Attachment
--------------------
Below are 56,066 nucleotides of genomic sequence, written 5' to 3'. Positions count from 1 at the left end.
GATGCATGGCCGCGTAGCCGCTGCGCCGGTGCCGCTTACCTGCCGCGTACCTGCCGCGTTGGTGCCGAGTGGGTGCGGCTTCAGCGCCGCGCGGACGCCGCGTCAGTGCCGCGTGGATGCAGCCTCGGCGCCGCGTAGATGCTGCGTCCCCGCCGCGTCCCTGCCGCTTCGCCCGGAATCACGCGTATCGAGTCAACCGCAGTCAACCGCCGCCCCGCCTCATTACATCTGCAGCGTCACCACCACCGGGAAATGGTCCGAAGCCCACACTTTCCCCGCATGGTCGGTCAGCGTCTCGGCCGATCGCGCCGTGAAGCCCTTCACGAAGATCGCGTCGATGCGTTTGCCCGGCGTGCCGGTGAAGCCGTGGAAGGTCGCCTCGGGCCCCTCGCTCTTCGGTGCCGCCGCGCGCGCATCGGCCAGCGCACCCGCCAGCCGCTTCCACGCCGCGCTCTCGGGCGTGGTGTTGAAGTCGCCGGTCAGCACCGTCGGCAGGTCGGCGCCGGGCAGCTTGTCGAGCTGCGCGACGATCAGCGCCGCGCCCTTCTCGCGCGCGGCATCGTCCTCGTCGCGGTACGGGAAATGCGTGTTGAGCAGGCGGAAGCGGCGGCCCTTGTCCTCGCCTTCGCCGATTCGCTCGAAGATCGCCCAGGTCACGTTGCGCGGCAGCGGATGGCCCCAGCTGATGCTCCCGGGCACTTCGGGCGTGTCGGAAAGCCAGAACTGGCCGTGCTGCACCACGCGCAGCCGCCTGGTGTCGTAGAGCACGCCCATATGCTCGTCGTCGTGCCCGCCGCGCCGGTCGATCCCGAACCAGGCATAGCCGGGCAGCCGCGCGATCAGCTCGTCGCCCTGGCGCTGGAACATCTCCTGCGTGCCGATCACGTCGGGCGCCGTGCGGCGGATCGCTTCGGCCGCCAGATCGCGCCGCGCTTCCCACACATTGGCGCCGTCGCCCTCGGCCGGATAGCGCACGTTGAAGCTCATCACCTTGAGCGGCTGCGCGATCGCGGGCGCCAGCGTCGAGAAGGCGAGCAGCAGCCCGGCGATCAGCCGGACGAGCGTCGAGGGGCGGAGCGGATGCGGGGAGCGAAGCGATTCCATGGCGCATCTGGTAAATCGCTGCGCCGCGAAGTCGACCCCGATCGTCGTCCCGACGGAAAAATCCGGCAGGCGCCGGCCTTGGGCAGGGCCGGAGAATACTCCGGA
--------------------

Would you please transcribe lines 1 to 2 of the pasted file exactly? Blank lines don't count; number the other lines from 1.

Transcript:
Below are 56,066 nucleotides of genomic sequence, written 5' to 3'. Positions count from 1 at the left end.
GATGCATGGCCGCGTAGCCGCTGCGCCGGTGCCGCTTACCTGCCGCGTACCTGCCGCGTTGGTGCCGAGTGGGTGCGGCTTCAGCGCCGCGCGGACGCCGCGTCAGTGCCGCGTGGATGCAGCCTCGGCGCCGCGTAGATGCTGCGTCCCCGCCGCGTCCCTGCCGCTTCGCCCGGAATCACGCGTATCGAGTCAACCGCAGTCAACCGCCGCCCCGCCTCATTACATCTGCAGCGTCACCACCACCGGGAAATGGTCCGAAGCCCACACTTTCCCCGCATGGTCGGTCAGCGTCTCGGCCGATCGCGCCGTGAAGCCCTTCACGAAGATCGCGTCGATGCGTTTGCCCGGCGTGCCGGTGAAGCCGTGGAAGGTCGCCTCGGGCCCCTCGCTCTTCGGTGCCGCCGCGCGCGCATCGGCCAGCGCACCCGCCAGCCGCTTCCACGCCGCGCTCTCGGGCGTGGTGTTGAAGTCGCCGGTCAGCACCGTCGGCAGGTCGGCGCCGGGCAGCTTGTCGAGCTGCGCGACGATCAGCGCCGCGCCCTTCTCGCGCGCGGCATCGTCCTCGTCGCGGTACGGGAAATGCGTGTTGAGCAGGCGGAAGCGGCGGCCCTTGTCCTCGCCTTCGCCGATTCGCTCGAAGATCGCCCAGGTCACGTTGCGCGGCAGCGGATGGCCCCAGCTGATGCTCCCGGGCACTTCGGGCGTGTCGGAAAGCCAGAACTGGCCGTGCTGCACCACGCGCAGCCGCCTGGTGTCGTAGAGCACGCCCATATGCTCGTCGTCGTGCCCGCCGCGCCGGTCGATCCCGAACCAGGCATAGCCGGGCAGCCGCGCGATCAGCTCGTCGCCCTGGCGCTGGAACATCTCCTGCGTGCCGATCACGTCGGGCGCCGTGCGGCGGATCGCTTCGGCCGCCAGATCGCGCCGCGCTTCCCACACATTGGCGCCGTCGCCCTCGGCCGGATAGCGCACGTTGAAGCTCATCACCTTGAGCGGCTGCGCGATCGCGGGCGCCAGCGTCGAGAAGGCGAGCAGCAGCCCGGCGATCAGCCGGACGAGCGTCGAGGGGCGGAGCGGATGCGGGGAGCGAAGCGATTCCATGGCGCATCTGGTAAATCGCTGCGCCGCGAAGTCGACCCCGATCGTCGTCCCGACGGAAAAATCCGGCAGGCGCCGGCCTTGGGCAGGGCCGGAGAATACTCCGGA